Working with the government to provide life-saving products and treatments in response to the COVID-19 pandemic is noble and of critical importance. But doing so while mitigating the risk of liability for infringement of third-party patents requires careful consideration of the measures listed below:
- Insist on language in government contracts that expressly place liability on the government for patent infringement stemming from performance of the contract (e.g., 48 C.F.R. § 52.227-1)
- Include detailed product/service specifications in any work plan in the event that it later becomes necessary to document that performance of the contract required patent infringement
- Strenuously avoid language in government contracts that forces the contractor to indemnify the government for infringement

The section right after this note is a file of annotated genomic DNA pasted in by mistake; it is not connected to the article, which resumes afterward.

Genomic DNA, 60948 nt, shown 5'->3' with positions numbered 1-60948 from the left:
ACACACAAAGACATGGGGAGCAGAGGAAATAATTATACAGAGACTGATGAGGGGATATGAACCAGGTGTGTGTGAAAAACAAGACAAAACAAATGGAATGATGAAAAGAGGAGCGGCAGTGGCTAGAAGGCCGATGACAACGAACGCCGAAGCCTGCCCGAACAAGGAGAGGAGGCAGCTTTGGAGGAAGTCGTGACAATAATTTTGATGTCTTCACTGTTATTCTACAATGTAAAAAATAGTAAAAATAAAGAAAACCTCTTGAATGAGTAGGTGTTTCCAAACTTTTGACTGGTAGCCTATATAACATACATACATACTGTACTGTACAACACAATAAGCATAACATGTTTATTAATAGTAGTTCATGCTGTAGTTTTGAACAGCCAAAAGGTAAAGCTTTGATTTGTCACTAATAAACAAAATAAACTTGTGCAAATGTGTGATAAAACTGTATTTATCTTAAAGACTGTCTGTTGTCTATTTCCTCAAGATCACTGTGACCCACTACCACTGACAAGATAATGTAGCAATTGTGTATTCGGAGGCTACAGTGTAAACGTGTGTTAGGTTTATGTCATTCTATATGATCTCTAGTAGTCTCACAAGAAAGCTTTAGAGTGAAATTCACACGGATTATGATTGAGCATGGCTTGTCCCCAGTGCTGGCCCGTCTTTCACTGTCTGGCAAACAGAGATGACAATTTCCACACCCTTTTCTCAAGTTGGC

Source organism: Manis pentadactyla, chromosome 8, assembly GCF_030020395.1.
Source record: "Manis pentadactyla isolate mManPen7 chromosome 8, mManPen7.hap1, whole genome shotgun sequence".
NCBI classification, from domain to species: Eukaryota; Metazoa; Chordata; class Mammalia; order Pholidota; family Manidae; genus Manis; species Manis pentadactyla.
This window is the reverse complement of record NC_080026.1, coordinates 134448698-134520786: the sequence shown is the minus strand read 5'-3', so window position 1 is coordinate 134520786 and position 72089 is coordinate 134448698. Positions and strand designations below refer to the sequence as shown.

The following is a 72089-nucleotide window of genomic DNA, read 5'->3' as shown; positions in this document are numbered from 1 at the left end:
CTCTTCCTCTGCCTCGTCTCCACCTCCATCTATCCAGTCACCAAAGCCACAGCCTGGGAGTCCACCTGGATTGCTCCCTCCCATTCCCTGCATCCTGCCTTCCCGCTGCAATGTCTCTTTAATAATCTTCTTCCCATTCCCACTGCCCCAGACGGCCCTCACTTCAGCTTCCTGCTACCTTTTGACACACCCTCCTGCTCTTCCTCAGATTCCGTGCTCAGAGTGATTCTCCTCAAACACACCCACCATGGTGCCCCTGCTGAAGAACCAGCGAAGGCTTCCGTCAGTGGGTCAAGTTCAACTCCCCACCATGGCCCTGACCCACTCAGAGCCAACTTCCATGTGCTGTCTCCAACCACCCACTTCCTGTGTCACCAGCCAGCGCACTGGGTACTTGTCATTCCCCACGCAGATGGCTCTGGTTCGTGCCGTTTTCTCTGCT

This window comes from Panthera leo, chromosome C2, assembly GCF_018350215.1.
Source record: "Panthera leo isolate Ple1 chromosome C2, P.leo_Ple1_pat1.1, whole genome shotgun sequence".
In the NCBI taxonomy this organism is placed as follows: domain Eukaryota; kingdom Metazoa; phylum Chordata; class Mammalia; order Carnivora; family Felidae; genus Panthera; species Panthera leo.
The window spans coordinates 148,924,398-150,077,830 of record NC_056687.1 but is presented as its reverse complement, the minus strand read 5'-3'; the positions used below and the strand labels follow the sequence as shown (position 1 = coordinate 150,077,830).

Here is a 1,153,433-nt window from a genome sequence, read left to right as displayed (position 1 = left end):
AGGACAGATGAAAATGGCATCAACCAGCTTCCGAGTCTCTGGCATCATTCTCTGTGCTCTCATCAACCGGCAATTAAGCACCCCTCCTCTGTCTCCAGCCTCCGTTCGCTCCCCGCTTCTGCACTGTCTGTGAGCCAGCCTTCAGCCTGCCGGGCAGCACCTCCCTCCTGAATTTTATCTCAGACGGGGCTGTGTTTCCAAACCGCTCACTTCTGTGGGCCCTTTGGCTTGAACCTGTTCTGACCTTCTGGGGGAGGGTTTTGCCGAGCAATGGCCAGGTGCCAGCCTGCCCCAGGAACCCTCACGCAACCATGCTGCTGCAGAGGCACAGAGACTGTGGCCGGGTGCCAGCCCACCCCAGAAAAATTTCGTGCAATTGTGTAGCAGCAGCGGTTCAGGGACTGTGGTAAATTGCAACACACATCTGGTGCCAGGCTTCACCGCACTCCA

- Provide prompt and detailed written notice to the appropriate government contracting official of any actual or threatened patent infringement suit against the contractor
- Keep in mind that the protections afforded under federal statute (Section 1498) do not apply to contracts with state agencies or private entities (such as medical facilities); for those nonfederal entities, mitigation of risk of liability for infringement of third-party patents should be evaluated based on the law of each particular jurisdiction
- Assess the overall level of risk for infringement of third-party patents as part of any diligence undertaken during the contract negotiation and drafting process
28 U.S.C Section 1498(a).
48 C.F.R. § 52.227-1.
48 C.F.R. § 52.227-2.